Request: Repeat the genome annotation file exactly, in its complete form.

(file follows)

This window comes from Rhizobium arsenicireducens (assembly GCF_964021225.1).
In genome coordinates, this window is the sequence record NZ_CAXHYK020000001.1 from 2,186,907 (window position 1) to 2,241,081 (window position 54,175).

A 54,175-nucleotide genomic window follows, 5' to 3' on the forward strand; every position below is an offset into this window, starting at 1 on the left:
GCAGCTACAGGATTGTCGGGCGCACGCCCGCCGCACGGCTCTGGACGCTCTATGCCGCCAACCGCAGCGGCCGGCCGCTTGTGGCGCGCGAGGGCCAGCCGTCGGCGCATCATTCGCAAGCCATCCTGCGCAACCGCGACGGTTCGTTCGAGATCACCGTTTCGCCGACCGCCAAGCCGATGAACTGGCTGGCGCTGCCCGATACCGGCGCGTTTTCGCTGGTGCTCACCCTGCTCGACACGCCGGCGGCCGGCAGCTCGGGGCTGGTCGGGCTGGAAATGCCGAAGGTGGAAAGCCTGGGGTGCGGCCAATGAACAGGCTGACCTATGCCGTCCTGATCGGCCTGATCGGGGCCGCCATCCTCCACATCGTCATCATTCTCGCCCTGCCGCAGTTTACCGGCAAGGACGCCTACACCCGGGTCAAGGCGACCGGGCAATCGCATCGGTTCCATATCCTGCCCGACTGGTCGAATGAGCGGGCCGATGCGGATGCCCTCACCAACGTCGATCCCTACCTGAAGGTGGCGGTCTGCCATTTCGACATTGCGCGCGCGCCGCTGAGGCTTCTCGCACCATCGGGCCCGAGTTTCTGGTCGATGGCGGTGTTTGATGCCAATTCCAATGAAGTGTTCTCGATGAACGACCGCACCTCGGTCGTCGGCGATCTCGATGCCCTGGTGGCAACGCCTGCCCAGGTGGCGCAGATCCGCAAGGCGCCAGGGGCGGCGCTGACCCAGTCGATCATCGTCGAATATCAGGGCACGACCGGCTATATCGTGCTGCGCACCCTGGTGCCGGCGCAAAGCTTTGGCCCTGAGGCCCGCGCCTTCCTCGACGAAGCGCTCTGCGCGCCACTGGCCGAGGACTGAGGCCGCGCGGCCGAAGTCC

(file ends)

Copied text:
This window comes from Rhizobium arsenicireducens (assembly GCF_964021225.1).
In genome coordinates, this window is the sequence record NZ_CAXHYK020000001.1 from 2,186,907 (window position 1) to 2,241,081 (window position 54,175).

A 54,175-nucleotide genomic window follows, 5' to 3' on the forward strand; every position below is an offset into this window, starting at 1 on the left:
GCAGCTACAGGATTGTCGGGCGCACGCCCGCCGCACGGCTCTGGACGCTCTATGCCGCCAACCGCAGCGGCCGGCCGCTTGTGGCGCGCGAGGGCCAGCCGTCGGCGCATCATTCGCAAGCCATCCTGCGCAACCGCGACGGTTCGTTCGAGATCACCGTTTCGCCGACCGCCAAGCCGATGAACTGGCTGGCGCTGCCCGATACCGGCGCGTTTTCGCTGGTGCTCACCCTGCTCGACACGCCGGCGGCCGGCAGCTCGGGGCTGGTCGGGCTGGAAATGCCGAAGGTGGAAAGCCTGGGGTGCGGCCAATGAACAGGCTGACCTATGCCGTCCTGATCGGCCTGATCGGGGCCGCCATCCTCCACATCGTCATCATTCTCGCCCTGCCGCAGTTTACCGGCAAGGACGCCTACACCCGGGTCAAGGCGACCGGGCAATCGCATCGGTTCCATATCCTGCCCGACTGGTCGAATGAGCGGGCCGATGCGGATGCCCTCACCAACGTCGATCCCTACCTGAAGGTGGCGGTCTGCCATTTCGACATTGCGCGCGCGCCGCTGAGGCTTCTCGCACCATCGGGCCCGAGTTTCTGGTCGATGGCGGTGTTTGATGCCAATTCCAATGAAGTGTTCTCGATGAACGACCGCACCTCGGTCGTCGGCGATCTCGATGCCCTGGTGGCAACGCCTGCCCAGGTGGCGCAGATCCGCAAGGCGCCAGGGGCGGCGCTGACCCAGTCGATCATCGTCGAATATCAGGGCACGACCGGCTATATCGTGCTGCGCACCCTGGTGCCGGCGCAAAGCTTTGGCCCTGAGGCCCGCGCCTTCCTCGACGAAGCGCTCTGCGCGCCACTGGCCGAGGACTGAGGCCGCGCGGCCGAAGTCC